I have some treats of contemporary reads for you this week from Gregory Ashe and Kristian Parker. Gregory Ashe is an author I’ve been meaning to read for ages so when I saw he had a YA Gay Romance series reworking of the Sherlock Holmes stories, I decided this was the moment to take the plunge into The Adventures of Holloway Holmes.
I was really intrigued by the blurb for book 1, The Strangest Forms, an American-set, modern-day Holmes story, based on the premise that Sherlock was a real rather than fictional character. So, in a school for troubled rich kids in Utah, the teenage Holloway Holmes (a descendant of Sherlock) is a student, along with a member of the Watson family.
So far, so interesting. But the point of view is from Jack Moreno, also 16, and the son of the school custodian, trying to keep everything together while his dad struggles to recover from brain injury due to a serious car accident that killed Jack’s mother.
Jack grabbed my attention from the start. He’s a street-smart wheeler-dealer but also possesses a huge heart and an overwhelming sense of responsibility. He’s mixed-up, funny, charming and tough and heartbreakingly vulnerable. So when a murder happens at the school and Jack and his dad are under suspicion for the crime, he is forced to join forces with chilly oddball Holloway.
The mystery was pleasingly complex and labyrinthine in true Holmes fashion (I loved all the sly references), but it’s the main protagonists and their growing understanding that makes The Strangest Forms such a fulfilling and hugely engaging read from Gregory Ashe.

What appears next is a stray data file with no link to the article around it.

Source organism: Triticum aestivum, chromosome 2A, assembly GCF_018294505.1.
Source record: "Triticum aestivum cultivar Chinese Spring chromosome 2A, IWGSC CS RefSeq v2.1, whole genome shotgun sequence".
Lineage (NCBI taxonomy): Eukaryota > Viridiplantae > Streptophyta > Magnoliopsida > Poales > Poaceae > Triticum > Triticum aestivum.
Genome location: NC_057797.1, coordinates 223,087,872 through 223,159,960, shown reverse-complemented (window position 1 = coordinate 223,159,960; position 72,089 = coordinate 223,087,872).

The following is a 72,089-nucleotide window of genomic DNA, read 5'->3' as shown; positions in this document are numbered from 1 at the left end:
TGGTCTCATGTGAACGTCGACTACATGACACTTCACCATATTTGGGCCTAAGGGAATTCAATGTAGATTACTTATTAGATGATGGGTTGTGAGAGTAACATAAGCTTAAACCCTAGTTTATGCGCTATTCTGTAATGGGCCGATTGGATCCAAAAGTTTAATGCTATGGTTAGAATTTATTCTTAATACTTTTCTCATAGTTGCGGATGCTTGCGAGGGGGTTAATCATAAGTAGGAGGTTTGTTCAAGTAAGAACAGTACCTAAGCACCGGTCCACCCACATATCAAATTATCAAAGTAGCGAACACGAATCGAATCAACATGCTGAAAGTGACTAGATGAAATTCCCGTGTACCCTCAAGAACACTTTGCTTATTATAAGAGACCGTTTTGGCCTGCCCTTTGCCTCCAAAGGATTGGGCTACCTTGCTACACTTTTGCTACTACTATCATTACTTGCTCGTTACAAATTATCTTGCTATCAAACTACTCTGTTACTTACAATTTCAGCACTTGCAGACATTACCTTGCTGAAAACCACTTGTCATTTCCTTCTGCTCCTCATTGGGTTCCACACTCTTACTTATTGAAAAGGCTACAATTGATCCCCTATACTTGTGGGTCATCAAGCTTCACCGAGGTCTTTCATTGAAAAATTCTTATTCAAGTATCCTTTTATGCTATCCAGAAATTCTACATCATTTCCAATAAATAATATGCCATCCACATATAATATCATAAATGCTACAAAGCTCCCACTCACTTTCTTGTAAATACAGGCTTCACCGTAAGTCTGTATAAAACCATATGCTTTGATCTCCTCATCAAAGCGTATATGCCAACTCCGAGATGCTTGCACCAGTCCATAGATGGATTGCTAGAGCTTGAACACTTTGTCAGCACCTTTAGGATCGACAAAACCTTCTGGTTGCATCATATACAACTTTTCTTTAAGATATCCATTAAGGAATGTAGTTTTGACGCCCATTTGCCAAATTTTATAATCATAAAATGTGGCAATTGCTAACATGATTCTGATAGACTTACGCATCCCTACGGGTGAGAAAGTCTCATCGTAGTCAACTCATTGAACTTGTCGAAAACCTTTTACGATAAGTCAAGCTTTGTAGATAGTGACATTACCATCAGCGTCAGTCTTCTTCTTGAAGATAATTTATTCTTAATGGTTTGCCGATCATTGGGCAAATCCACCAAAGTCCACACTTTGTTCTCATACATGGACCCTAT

Having devoured The Strangest Forms, I had to read The Old WheeI, the second book in the Holloway Holmes series. Although Jack’s life has stabilised slightly following the events of book 1, that doesn’t mean it can’t be turned upside down by his own actions and outside events, especially when he takes on another ‘consulting detective’ case of blackmail.
The mystery in The Old Wheel was complex and multilayered, and the pace never let up, even when it became clear that it was far more sinister than Jack (or this reader) imagined. What I enjoy most about this series is the emotional component. Jack and Holloway might be smart and resourceful but they’re still teenagers. It’s their imperfections that make this story so involving and compelling and makes them both so irresistible as characters. I can’t wait for book 3 which comes out in June.
Poor Kristian Parker must be sick of me mentioning his books on my blog. It’s entirely his fault for being such an entertaining writer! He’s also very prolific and seems to manage juggling at least two different series with ease. His latest release Reality Royal is from his ongoing Queen’s Crescent series, about how the glamorous other half of society lives, set in London’s exclusive Kensington.
I really enjoy how Kristian makes the privileged inhabitants of the crescent so likeable and relatable. Alexander, the MC in Reality Royal was no exception. He may be posh, but he’s also a trier and it seemed only fair that his latest venture into being a tv reality star teams him up with gorgeous soap star and older man Zac.
Their burgeoning romance was nicely contrasted by Alexander’s appallingly manipulative family and also Zac having to face his own shocks and revelations. This mix of steamy romance and emotional turmoil in Reality Royal made both characters all the more endearing and had me cheering on their HEA.
I’ve already said to Kristian that Queen’s Crescent is like a literary version of Made in Chelsea but much more entertaining and with far more realistic characters! I hope fans of the reality tv series will forgive me for that quip!